I don't think looking at the full size image is the best way to judge images like this - I think if they look perfect at around 1000 pixels wide then they are fine for the web.  Anything bigger than that and they will be printed.  I printed this image off at A3 and it was again brilliant.  I am trying to find fault with the D800 but just can't in terms of image quality.

D800 Diary - Day 4

I didn't get much chance to shoot with my D800 today as I was sat in the office for most of the day.  Here are a couple of the images I did get on my brief trip to Dunham Massey after work.

Squirrel ISO 800 - 585Squirrel - ISO 800 - Nikon D800 - 1/1250s F/3.5

Time to walk up - D800Time to walk up - ISO 500 - Nikon D800 - 1/800s F/7.1

I have taken a lot of handheld shots with the D800 and not had too much problem.  However I have been stick to around 1/1.5 x focal length as a rule.

I wanted to do another test comparing the high ISO performance of the D800 with the D200 as I have been asked by a lot of D200 users how they compare in real life.  So I took a few photos of a bottle of Bud - is that real life enough :)

Both the shots below are taken using a Sigma 50mm F/1.4 lens (this lens is really great for only £360!) at F/5 on a tripod.  Obviously the D200 was a bit further away to take into account the 1.5x DX factor. The D200 crop is at full pixel resolution (big enough to print at A3).  I downsized the D800 to the exact size of the D200.  Decide for yourself the improvement below.  I have also included a D800 at full resolution at the bottom.

D200 ISO1600D200 full crop @ ISO 1600

bud d800 ISO1600D800 downsized to D200 @ ISO 1600

D800 ISO 1600 - full cropD800 full crop @ ISO 1600

D800 Diary - Day 3

I didn't manage to do as much with my D800 today as I was out in the garden enjoying playing football with my kids and generally loving the Spring sunshine.  Us Brits love to talk about the weather and at the moment we are having a great spell of blue sky and warm weather for March.  Being a landscape photographer though, I don"t want blue sky as it doesn't really lend itself to dramatic light and I still haven"t managed to get any landscapes that are worthy of uploading.  What I did do was a few studio photos with my very (un) willing kids.  Why anybody goes into portrait photography I will never know! The results are simply amazing- the detail in the image and the tonal range is breathtaking.  The series of images below give some idea of this.  What I was struck with was the colour in the images and the sharpness of the RAW images.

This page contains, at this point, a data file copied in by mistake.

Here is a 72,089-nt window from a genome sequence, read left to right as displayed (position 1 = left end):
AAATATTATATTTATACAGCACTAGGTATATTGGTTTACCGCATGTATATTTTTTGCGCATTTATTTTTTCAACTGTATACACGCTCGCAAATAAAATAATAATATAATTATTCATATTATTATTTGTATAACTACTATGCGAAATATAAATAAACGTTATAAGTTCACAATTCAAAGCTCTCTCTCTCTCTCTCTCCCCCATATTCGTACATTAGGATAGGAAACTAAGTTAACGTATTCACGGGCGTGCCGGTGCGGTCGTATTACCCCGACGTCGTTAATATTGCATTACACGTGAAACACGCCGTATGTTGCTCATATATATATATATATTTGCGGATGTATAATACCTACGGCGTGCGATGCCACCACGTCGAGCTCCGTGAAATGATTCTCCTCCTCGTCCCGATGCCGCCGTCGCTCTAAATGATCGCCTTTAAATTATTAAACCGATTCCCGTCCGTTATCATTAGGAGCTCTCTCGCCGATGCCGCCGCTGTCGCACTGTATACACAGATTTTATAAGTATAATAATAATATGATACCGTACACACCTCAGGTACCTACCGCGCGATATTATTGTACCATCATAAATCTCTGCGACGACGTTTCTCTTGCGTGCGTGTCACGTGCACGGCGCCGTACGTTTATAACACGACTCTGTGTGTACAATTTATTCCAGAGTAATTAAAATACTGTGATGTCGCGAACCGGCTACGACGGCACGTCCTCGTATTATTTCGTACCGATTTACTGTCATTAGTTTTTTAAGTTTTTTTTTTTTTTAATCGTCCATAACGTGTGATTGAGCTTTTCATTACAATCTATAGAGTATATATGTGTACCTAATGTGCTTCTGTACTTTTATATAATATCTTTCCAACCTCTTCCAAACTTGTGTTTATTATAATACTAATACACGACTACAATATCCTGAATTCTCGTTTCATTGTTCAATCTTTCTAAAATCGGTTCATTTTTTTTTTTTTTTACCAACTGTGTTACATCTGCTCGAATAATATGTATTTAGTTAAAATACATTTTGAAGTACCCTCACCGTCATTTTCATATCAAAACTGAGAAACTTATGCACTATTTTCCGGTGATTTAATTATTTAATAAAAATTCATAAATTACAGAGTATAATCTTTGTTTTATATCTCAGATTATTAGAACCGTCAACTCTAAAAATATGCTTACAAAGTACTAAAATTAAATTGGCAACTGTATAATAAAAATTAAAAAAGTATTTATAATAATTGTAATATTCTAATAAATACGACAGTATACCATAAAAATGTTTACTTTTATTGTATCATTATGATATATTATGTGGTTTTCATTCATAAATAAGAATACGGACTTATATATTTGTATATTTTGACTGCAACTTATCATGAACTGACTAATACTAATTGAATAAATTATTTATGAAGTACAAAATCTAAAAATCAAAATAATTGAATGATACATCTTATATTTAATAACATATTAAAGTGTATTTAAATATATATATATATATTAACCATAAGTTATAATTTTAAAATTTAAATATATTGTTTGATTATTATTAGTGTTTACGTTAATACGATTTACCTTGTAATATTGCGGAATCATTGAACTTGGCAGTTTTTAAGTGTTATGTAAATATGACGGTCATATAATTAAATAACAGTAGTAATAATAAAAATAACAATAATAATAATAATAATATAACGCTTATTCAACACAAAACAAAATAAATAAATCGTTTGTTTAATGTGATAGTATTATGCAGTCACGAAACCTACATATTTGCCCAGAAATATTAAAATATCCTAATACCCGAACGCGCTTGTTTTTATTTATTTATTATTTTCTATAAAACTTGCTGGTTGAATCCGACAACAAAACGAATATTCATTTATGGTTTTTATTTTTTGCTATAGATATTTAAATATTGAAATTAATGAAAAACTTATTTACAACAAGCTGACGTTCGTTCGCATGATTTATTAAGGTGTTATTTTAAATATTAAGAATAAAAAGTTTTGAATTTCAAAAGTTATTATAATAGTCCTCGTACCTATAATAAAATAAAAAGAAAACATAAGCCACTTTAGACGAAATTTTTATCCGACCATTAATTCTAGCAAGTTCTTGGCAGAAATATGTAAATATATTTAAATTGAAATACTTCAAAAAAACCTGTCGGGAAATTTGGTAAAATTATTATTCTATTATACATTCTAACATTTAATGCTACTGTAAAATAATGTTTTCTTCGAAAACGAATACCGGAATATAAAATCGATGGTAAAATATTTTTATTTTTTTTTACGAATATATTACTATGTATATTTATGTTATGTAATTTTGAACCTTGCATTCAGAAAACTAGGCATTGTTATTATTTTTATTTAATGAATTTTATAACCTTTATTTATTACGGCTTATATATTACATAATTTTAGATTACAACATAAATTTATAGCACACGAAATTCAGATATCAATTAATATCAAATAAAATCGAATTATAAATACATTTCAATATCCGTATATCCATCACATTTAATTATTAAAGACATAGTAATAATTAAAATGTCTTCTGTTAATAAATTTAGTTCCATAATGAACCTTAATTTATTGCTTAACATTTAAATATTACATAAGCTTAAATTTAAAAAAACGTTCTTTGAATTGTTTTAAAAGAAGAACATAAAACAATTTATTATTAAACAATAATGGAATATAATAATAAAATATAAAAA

Emily b&w with D800 at ISO 50Emily - ISO 50 - Nikon 70 - 200mm (crop of main image below)

Emily crop - d800

Emily 100% image on D800 at ISO 50

The colour image of Emily below is a large crop of the original image - again showing the crop potential of the D800.  I know I have gone on about it - but it is so useful to be able to do this.

Emily colour D800 at ISO 50Emily - ISO 50 - Nikon 70-200mm Lens (sorry about the 2 catchlights for the portrait pros out there!)

After using the D800 for 3 days now here are the main highlights and a few lowlights.

  • The resolution is amazing - it is so useful to have this resolution
  • Editing the images in Aperture isn"t a problem - I have not experienced any speed issues as people were worried about. I am using 2.8Ghz iMac with 12GB of RAM.
  • The focusing is quick and accurate.  The focusing modes available in the D800 are really useful.  The image of Thomas below was taken with face priority AD on - it worked very well and of the 20 images I took only 2 were not spot on.
  • The ergonomics are good - the front AF and Fn (Function) buttons really work well and allow you to quickly change settings when you need to
  • The movie mode produces amazing 1080 HD movies and the focusing is very quick.  However it is difficult to produce a movie with moving subjects - I have tried to take movies of people running and it was difficult to keep them in focus.
  • Having 2 memory cards has proved useful for a number of reasons.  I have set all movies to record to the SD card and used the CF card for photos.  The other main reason having 2 cards slots is great though is that I aways forget to put a card back in the camera - this way there is less chance of doing that!  In terms of the cards and write speeds - I have a SanDisk 32GB SDHC Extreme Pro 95MB/S card (from Amazon) and a SanDisk CF 16GB Extreme Pro 90 MB/s card (from Amazon).  I have seen no difference in performance between the SD and CF cards - so if you are only going to buy one go for the cheaper SD card.
  • The DX crop mode is useful if you want to have a faster frame rate or want to save space.  I haven"t really used it after the 1st day though and don"t think I will use it much going forward.
  • My DX lenses are useless in FX mode (as expected)  See below for the performance of the 17-55mm Lens in FX mode.
  • The battery life is good - I think I will be averaging around 1200 images per charge with lots of viewing of the screen.
  • The time lapse function will be useful and the fact it makes a movie is great.
  • The exposure is good - however I have been under exposing my shots by -0.3EV as it has tended to burn out some highlights.  I prefer that it exposes to the right though and for most of my work I will manually expose photos.  The image below shows how good it is with people - here it didn"t under expose Thomas"s face.
  • The rear screen is exceptional
  • The viewfinder is exceptional

Here is an image I took whilst messing with the AF focus modes on the D800 - this was with face priority AF - it worked amazingly well - even at a strange angle like this.

Thomas - D800 - ISO 1600Thomas - ISO 1600 - Sigma 50mm @ f/1.4